The Killing of George Marshall

Part of the Crime & Punishment in Cocking in the Nineteenth Century” series

Late in the evening of 22 January 1876, the body of 19-year old George Marshall was discovered on the edge of Chichester Hill, Midhurst. George had spent the evening at a beer house in Midhurst in the company of Thomas Woolford. On the way back to Cocking, the two had started quarrelling, and a fight broke out between them, resulting in George’s death. This is the story of the events of that night, and of the subsequent trial of Thomas Woolford.

The killing

At about 6 p.m. on Saturday, 22 January 1876, George Marshall (aged 19) and Thomas Woolford (aged 27) caught the omnibus from Cocking to Midhurst to visit the shops. Among their fellow passengers was Frederick Farley, the landlord of the Blue Bell Inn at Cocking. Both men had previously worked for Frederick’s father, Henry, as labourers.

After passing the Royal Oak inn, and starting the final descent into Midhurst, the omnibus “broke down” and was unable to complete the journey. The three men helped detach the horses from the omnibus, and led them to the bus depot in Petersfield Road.

Midhurst Omnibus Office (c. 1910)
The Omnibus & Horses, Midhurst, with the stables behind (c. 1910)

Farley left the men at the depot, after which Woolford visited the neighbouring Omnibus & Horses beerhouse (on the corner of Petersfield Road and Rumbold’s Hill), while George Marshall went to the butchers to purchase some meat, before also going to the beerhouse, getting there at about 8:00 and joining Thomas Woolford and his brother James in the smoking room. Later in the evening, the brothers, Thomas and James had an argument about some money (a “few shillings”) that Thomas owed their father, during which George Marshall agreed with James that Thomas should repay the debt. The argument became rather heated, when the landlady, Mrs. Emily Puttick, advised them to be quiet and not to make a disturbance. At this point, it would appear that no threats had been made by any of the men.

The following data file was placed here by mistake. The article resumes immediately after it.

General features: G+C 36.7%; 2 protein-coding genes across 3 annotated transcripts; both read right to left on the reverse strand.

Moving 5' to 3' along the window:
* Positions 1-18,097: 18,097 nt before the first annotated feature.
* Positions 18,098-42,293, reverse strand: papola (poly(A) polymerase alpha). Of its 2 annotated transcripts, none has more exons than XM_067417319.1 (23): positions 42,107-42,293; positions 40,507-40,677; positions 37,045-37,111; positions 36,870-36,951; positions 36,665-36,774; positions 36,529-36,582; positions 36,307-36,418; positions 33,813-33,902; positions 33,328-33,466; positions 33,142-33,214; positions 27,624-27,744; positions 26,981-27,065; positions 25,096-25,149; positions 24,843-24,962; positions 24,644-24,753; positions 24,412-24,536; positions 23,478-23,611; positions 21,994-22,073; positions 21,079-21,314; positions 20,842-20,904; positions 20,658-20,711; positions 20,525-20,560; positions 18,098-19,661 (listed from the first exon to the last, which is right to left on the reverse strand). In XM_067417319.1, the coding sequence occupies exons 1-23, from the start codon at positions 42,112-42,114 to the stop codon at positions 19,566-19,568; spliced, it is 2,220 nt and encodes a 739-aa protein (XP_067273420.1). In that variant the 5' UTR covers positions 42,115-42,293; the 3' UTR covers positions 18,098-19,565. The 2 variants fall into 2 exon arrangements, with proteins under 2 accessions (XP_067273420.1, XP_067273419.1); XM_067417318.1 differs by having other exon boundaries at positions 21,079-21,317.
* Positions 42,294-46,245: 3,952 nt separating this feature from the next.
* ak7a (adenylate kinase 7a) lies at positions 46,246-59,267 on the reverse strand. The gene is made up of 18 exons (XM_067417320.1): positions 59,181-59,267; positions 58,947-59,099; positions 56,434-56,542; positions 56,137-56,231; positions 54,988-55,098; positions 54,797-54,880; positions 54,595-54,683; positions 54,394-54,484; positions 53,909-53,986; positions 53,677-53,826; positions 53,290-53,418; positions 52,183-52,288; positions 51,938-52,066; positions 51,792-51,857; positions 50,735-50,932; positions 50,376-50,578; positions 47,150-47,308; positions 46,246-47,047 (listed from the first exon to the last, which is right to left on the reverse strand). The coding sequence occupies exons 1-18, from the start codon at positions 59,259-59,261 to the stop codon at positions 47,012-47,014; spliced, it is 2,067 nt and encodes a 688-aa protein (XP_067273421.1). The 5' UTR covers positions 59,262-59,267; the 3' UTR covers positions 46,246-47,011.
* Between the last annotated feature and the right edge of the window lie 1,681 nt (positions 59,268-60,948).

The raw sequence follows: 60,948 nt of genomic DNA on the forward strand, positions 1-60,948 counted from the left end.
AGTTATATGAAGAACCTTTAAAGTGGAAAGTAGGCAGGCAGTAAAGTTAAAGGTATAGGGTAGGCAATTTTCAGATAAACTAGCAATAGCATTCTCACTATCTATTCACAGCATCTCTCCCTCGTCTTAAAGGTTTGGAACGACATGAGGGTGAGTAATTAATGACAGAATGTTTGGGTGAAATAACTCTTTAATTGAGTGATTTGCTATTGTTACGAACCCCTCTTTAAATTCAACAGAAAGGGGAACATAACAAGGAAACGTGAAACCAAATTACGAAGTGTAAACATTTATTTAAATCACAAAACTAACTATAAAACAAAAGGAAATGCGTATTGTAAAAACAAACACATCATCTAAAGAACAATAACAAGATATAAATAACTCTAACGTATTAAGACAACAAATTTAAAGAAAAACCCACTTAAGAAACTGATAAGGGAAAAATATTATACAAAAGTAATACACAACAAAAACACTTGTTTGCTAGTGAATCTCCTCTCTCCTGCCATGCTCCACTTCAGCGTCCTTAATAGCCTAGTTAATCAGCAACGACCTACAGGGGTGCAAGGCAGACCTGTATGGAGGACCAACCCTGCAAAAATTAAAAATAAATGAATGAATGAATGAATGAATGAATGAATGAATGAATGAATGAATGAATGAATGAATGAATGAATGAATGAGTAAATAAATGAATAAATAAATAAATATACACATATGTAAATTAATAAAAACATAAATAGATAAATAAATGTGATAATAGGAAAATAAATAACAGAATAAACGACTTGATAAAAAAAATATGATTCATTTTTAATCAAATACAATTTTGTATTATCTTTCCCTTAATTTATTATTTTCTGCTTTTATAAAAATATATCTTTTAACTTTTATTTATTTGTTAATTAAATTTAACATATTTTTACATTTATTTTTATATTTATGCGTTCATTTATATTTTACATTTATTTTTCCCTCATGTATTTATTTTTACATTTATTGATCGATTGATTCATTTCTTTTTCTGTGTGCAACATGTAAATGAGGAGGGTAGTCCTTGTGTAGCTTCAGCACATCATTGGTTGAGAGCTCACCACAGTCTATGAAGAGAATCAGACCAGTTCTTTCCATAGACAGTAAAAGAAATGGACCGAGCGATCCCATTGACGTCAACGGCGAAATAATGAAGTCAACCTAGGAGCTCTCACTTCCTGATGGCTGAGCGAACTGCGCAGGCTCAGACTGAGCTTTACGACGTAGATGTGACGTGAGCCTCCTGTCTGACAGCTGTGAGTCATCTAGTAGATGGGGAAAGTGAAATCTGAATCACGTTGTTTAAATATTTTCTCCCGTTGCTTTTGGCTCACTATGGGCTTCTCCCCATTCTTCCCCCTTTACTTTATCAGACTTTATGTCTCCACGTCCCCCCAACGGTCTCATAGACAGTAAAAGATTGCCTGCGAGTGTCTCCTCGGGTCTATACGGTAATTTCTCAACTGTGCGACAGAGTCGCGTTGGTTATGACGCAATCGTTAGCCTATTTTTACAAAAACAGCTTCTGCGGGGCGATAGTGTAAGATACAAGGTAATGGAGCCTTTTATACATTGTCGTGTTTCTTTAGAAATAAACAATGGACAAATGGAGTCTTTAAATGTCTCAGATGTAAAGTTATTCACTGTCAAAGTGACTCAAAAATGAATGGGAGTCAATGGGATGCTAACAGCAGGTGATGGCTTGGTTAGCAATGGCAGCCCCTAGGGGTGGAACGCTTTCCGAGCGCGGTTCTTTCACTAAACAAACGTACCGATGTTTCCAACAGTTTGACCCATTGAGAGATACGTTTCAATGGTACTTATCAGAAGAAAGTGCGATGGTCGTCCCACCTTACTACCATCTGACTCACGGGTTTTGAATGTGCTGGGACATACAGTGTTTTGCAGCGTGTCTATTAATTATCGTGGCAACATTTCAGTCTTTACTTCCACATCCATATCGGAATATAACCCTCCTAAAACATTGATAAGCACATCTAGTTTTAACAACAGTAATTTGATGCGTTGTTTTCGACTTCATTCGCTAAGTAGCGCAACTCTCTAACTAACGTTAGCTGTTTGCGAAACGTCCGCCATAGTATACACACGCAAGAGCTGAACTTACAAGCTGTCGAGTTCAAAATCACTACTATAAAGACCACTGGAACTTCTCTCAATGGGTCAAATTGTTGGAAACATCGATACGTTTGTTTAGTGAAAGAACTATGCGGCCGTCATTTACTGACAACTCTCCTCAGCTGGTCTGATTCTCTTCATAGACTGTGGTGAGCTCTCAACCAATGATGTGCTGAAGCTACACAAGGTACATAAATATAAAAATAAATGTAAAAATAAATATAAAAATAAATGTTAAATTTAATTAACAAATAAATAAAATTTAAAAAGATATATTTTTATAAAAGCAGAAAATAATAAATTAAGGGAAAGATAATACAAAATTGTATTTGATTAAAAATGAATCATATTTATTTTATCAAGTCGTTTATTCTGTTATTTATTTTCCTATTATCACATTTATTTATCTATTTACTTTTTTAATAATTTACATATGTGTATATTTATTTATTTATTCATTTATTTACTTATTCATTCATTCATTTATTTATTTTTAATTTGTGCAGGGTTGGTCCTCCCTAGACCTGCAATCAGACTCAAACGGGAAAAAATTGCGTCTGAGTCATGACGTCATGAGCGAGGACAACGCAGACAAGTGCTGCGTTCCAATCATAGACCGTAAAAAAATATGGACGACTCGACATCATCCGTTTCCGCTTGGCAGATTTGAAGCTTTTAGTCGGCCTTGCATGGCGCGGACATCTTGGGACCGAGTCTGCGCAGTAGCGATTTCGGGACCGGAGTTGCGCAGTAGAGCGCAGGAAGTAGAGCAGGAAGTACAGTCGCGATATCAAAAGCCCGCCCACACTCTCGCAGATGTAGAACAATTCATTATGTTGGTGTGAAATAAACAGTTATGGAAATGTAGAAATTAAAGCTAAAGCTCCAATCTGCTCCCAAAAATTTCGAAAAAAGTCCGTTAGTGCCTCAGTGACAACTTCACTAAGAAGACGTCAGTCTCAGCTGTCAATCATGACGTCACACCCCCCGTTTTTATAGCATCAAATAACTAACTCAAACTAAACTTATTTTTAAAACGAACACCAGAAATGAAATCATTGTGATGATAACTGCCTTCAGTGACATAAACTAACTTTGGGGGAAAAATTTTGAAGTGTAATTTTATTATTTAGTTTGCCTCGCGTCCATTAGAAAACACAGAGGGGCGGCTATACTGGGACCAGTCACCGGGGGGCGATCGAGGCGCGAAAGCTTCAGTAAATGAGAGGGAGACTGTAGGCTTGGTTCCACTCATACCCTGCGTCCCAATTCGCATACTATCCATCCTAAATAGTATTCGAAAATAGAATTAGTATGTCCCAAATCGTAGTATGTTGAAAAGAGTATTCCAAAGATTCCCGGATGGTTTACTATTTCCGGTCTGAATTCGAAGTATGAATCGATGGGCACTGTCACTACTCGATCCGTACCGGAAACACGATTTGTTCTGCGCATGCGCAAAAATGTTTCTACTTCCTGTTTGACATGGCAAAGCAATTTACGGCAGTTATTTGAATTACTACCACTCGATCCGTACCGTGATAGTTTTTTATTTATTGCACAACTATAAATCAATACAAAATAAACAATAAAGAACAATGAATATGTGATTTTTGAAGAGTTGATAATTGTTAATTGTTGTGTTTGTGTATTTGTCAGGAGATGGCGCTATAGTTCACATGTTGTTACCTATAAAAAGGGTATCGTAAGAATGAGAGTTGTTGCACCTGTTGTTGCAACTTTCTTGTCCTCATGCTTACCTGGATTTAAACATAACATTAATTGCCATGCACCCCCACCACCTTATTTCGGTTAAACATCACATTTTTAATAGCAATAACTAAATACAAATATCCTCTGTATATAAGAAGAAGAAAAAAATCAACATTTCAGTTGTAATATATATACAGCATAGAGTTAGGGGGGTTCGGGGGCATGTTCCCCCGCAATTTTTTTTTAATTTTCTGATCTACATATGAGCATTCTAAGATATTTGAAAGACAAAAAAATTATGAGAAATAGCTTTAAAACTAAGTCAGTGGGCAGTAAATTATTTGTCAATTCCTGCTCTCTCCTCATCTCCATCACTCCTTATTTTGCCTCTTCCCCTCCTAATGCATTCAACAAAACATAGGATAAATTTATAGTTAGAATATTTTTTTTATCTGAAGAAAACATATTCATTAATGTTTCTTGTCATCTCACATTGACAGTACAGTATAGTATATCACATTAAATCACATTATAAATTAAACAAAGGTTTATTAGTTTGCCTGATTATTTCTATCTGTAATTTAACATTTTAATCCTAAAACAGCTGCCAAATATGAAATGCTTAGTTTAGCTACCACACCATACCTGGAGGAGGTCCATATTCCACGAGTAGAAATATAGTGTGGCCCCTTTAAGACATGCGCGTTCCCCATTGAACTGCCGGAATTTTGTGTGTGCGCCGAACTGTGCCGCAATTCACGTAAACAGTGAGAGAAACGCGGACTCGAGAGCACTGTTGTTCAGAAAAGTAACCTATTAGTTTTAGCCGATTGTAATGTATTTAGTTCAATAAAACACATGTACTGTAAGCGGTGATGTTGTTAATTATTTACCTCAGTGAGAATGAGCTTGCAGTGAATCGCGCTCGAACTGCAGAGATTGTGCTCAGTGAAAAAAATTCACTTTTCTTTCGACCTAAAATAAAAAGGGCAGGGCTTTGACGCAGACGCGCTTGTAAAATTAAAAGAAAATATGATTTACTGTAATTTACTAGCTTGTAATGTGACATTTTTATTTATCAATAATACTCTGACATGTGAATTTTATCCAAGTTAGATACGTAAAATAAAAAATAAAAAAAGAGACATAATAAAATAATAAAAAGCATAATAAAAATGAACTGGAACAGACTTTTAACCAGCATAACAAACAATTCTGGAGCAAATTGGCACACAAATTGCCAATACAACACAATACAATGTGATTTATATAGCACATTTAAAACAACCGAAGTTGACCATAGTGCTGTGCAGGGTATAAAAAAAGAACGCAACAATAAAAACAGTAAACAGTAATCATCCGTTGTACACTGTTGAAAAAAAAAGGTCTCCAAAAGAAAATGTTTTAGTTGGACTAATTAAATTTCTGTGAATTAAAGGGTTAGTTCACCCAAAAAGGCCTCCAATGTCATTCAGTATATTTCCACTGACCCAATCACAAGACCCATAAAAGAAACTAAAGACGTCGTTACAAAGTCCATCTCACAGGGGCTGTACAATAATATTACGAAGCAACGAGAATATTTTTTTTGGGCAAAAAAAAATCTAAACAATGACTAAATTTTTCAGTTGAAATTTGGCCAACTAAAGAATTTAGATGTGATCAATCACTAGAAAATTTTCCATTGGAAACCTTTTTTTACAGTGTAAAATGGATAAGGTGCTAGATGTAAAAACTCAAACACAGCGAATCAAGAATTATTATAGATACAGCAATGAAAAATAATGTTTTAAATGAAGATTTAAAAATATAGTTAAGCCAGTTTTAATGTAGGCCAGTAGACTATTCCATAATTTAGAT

Shortly after, James left saying that his brother was being “disagreeable”. Another customer, Benjamin Dabbs, left the bar at about 9:30; as Dabbs made his way out, Thomas came to the bar door and said, “I’m going to have a ____ go in, presently.”

Thomas Woolford and George Marshall left the beerhouse together at about 10:00; neither man was drunk, and both appeared to be quite amicable. According to Woolford, the two men tried to take a shortcut through the   yard of the Spread Eagle hotel, but the gate into Chichester Road was locked. He then went through the hotel to get out, leaving George behind.

At about 10:30, Sarah Burt, who lived in a cottage in Chichester Road, heard two men having an argument as they passed her house going towards Cocking. She heard one man say, “Just as you like”, to which the other replied “Come on up here”. The voices then passed on before, a few minutes later, she heard shouting from about 60 yards up the hill. As men often came past her house making a commotion, she thought little of it at the time.

Thomas Woolford arrived at his lodgings in Cocking at about 11:45. His landlady, Harriet Burrows (or Burroughs) asked him where he had been and why he was so late coming home. Woolford replied that he had been into Midhurst and had “left his partner behind”. He went on to say that his partner was George Marshall and that he had last seen him following him up Chichester Hill.